Wondering how the extensionless URL handler mappings work? Wondering why it works for both classic and integrated mode? In classic mode, the "*." handler mapping is to our aspnet_isapi.dll. Extensionless URLs will be mapped to the DefaultHttpHandler in classic mode. The DefaultHttpHandler is listed in the <httpHandlers> section in the root web.config file with path="*", so it catches everything that is not caught by something else. If you don't change the handler before the MapRequestHandler event, the DefaultHttpHandler will issue a child request to the original URL with the HSE_EXEC_URL_IGNORE_CURRENT_INTERCEPTOR flag. This tells IIS to skip our extensionless URL handler and map the request to the handler that would normally serve this type of request. If on the hand you want ASP.NET to handle it, you can change the handler by calling HttpContext.RemapHandler before the MapRequestHandler event. This is what ASP.NET routing does in v4.0--in v3.5, routing essentially does the same, but in a much more round about manner. So that's how the extensionless URL handler works in classic mode. In integrated mode, it's essentially the same, but instead of going through the ISAPI path we're able to call the IIS API IHttpContext::ExecuteRequest directly, and similarly we pass a flag to ignore the current interceptor, but the flag is called EXECUTE_FLAG_IGNORE_CURRENT_INTERCEPTOR. The ISAPI code path actually uses these same APIs, but not directly.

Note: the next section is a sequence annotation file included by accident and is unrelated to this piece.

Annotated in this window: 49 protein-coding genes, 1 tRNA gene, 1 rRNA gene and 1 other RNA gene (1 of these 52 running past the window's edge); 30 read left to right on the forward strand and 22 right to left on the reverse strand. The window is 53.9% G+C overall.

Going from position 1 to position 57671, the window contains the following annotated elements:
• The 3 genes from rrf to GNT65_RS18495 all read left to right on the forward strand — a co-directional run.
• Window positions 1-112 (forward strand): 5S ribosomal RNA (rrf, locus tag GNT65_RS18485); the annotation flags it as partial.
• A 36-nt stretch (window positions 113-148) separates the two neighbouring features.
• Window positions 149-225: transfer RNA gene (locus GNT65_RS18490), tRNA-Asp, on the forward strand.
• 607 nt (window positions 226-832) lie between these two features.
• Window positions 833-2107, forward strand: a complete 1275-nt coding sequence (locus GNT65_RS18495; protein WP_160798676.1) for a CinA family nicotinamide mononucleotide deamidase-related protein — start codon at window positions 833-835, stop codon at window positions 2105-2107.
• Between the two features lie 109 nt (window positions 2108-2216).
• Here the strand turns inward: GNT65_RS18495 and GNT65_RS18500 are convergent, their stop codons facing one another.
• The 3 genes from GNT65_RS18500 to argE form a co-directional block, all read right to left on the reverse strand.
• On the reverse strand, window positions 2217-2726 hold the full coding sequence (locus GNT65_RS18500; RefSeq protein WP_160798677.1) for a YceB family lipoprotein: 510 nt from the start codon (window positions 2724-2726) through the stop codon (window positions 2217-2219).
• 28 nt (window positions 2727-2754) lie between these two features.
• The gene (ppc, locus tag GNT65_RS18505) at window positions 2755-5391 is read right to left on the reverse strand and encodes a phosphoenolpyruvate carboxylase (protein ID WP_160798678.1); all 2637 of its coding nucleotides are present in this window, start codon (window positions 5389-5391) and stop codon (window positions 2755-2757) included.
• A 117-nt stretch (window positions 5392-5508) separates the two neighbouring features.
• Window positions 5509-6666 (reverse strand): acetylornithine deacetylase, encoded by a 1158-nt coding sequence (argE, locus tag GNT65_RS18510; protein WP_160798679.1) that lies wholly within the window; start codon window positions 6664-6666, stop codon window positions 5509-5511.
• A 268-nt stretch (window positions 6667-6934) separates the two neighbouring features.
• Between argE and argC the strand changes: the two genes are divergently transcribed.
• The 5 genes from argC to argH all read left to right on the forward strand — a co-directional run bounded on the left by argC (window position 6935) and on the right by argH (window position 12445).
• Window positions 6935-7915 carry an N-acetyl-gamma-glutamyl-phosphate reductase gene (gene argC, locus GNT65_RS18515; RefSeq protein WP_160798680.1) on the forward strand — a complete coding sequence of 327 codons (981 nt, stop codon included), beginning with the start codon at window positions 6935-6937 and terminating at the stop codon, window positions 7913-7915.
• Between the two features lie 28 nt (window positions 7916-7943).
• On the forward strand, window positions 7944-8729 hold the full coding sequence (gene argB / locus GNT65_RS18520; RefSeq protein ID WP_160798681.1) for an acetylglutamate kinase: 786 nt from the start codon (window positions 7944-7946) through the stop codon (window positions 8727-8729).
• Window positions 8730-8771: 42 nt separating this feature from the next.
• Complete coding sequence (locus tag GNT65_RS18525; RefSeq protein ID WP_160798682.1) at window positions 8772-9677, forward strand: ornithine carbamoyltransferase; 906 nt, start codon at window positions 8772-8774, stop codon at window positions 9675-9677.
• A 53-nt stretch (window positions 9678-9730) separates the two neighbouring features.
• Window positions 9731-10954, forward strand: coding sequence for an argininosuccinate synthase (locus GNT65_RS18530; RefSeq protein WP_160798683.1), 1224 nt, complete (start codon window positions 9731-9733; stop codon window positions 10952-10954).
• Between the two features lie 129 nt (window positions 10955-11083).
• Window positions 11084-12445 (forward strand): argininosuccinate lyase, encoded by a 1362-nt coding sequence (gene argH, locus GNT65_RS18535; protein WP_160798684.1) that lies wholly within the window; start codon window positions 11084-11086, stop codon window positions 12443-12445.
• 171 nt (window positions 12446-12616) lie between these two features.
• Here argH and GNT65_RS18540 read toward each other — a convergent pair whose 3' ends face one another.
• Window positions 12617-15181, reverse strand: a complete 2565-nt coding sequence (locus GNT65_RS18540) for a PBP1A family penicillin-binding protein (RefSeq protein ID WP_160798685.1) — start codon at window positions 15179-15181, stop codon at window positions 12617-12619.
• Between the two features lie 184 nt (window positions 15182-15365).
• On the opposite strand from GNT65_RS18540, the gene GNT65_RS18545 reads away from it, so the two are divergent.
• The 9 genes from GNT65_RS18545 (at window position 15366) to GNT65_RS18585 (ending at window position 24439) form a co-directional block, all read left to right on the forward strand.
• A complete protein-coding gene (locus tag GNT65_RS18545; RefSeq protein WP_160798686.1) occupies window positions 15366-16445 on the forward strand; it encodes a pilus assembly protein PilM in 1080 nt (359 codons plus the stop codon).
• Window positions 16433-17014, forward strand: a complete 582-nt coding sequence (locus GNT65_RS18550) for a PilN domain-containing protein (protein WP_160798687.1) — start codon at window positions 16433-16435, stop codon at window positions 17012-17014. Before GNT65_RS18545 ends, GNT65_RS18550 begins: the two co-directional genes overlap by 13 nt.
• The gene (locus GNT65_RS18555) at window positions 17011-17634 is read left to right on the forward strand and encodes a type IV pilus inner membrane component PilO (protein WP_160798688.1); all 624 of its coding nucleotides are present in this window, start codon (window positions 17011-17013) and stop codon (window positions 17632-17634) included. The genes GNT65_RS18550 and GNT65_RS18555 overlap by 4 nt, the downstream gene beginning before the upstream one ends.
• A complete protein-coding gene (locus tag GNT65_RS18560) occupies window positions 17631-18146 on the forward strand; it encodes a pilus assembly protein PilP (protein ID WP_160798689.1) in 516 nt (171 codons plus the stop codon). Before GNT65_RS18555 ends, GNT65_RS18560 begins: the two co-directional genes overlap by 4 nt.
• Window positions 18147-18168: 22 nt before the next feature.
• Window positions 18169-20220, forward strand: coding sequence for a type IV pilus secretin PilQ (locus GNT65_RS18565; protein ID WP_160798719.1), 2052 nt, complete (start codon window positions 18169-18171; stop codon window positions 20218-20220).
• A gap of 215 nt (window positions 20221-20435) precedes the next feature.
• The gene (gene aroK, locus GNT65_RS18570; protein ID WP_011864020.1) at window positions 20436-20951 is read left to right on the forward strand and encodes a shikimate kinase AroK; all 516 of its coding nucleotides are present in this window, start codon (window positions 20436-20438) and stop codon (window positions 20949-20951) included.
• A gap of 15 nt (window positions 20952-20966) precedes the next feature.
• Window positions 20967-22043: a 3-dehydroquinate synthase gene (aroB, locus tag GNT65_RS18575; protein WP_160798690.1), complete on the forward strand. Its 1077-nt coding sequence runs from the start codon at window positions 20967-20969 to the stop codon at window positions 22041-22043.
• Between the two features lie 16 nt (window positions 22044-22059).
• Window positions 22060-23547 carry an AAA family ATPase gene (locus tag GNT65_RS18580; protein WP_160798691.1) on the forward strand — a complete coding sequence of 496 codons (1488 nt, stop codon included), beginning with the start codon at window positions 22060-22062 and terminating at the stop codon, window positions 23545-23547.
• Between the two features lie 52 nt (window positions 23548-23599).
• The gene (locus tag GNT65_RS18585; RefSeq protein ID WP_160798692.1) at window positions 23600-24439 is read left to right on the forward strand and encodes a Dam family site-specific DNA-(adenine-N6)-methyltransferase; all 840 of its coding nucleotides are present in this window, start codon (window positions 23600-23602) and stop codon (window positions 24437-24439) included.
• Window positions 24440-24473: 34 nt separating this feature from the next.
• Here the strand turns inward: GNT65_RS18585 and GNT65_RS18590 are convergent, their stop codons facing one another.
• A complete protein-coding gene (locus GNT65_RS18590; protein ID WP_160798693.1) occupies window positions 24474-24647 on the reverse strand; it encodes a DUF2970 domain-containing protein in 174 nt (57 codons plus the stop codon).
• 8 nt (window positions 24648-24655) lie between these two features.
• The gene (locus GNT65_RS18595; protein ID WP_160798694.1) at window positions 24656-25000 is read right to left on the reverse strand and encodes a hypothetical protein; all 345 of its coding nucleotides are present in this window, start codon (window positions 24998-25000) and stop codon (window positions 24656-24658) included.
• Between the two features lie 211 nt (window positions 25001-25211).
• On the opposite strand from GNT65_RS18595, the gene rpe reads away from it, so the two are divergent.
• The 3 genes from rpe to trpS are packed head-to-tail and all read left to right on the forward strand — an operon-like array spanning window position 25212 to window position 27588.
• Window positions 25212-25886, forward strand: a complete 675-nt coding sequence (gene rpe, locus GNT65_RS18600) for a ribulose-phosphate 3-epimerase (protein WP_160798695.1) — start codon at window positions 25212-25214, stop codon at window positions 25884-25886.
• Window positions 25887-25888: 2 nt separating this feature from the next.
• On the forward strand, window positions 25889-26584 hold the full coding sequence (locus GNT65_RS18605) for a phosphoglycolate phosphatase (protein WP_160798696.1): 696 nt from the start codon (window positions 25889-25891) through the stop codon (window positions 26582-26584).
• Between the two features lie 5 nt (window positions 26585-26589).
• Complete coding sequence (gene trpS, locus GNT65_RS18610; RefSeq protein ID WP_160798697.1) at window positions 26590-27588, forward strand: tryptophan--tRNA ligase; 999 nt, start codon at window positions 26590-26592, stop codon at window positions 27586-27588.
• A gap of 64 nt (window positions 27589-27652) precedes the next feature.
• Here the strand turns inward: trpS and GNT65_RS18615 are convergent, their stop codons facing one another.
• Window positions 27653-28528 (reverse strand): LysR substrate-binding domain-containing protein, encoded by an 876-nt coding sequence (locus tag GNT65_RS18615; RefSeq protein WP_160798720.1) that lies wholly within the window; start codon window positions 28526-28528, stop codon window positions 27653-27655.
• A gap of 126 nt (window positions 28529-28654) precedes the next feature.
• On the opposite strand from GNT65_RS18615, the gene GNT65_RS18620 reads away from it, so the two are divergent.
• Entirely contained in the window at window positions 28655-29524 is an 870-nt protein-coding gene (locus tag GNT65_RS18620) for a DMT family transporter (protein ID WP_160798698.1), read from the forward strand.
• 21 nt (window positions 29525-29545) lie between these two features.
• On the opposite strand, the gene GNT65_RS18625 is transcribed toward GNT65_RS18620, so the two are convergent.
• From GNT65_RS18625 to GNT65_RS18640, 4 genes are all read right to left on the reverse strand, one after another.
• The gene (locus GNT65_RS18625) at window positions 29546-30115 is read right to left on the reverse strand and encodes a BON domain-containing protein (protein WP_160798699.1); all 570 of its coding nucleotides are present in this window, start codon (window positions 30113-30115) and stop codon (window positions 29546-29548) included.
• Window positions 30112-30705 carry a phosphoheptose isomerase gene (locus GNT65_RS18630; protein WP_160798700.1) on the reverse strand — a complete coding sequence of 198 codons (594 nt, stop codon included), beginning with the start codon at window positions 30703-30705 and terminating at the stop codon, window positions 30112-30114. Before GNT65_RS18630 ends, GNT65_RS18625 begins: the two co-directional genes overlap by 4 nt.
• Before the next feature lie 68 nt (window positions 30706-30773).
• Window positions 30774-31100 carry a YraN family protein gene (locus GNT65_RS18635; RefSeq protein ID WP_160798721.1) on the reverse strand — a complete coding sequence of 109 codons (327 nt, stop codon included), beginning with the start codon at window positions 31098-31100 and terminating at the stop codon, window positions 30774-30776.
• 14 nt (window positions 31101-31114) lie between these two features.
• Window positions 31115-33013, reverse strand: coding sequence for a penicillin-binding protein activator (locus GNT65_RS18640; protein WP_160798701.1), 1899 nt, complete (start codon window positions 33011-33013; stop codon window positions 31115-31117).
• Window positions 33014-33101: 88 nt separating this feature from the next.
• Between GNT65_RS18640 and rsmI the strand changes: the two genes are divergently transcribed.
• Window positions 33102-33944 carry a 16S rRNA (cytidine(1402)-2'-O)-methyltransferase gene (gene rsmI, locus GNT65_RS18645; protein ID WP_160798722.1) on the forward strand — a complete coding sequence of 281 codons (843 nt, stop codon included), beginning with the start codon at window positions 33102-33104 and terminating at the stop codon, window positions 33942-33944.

Having trouble with the MyTransferRequestHandler shown above? That code only directs extensionless URLs into managed code. You need to use routing or something else in order to handle them. If you just want to see if extensionless requests are entering managed code, you can add the following to your web.config and put the MyInterceptorModule source code in a file named MyInterceptorModule.cs within your App_Code directory. The MyInterceptorModule intercepts all requests that enter managed code and displays information about the URL and the values of several server variables.


"web.config additions":

    <validation validateIntegratedModeConfiguration="false"/>
    <modules runAllManagedModulesForAllRequests="false">
      <add name="MyInterceptorModule" 



 namespace MySample {
    using System;
    using System.Web;
    public class MyInterceptorModule : IHttpModule {
        public void Dispose() {}
        public void Init( HttpApplication app ) {
            app.BeginRequest += new EventHandler( OnBeginRequest );
        private void OnBeginRequest(object sender, EventArgs e) {
            HttpApplication app = sender as HttpApplication;
            HttpResponse response = app.Context.Response;
            HttpRequest request = app.Context.Request;
            response.Output.WriteLine("Path={0}", request.Path);
            response.Output.WriteLine("PathInfo={0}", request.PathInfo);
            response.Output.WriteLine("QueryString={0}", request.QueryString);
            response.Output.WriteLine("RawUrl={0}", request.RawUrl);
            foreach(string key in request.ServerVariables.AllKeys) {
                       "{0} = {1}", key, request.ServerVariables[key]);



Note that if you're experimenting and want to see what is kernel cached, there are a number of things that prevent a resource from being kernel cached. Be sure to include an Accept-Encoding header, for example most browsers include "Accept-Encoding: gzip,deflate". Also don't issue a conditional GET, for example, make sure your browser is not using "If-Modified-Since". Request the page a couple times in order to kernel cache it. To see if it is served from the kernel cache, start Performance Monitor (Start|Run|type perfmon.msc) and add the following performance counters: "Web Service Cache\Kernel: URI Cache Hits", "Web Service Cache\Kernel: URI Cache Misses", and "Web Service Cache\Kernel: Current URIs Cached".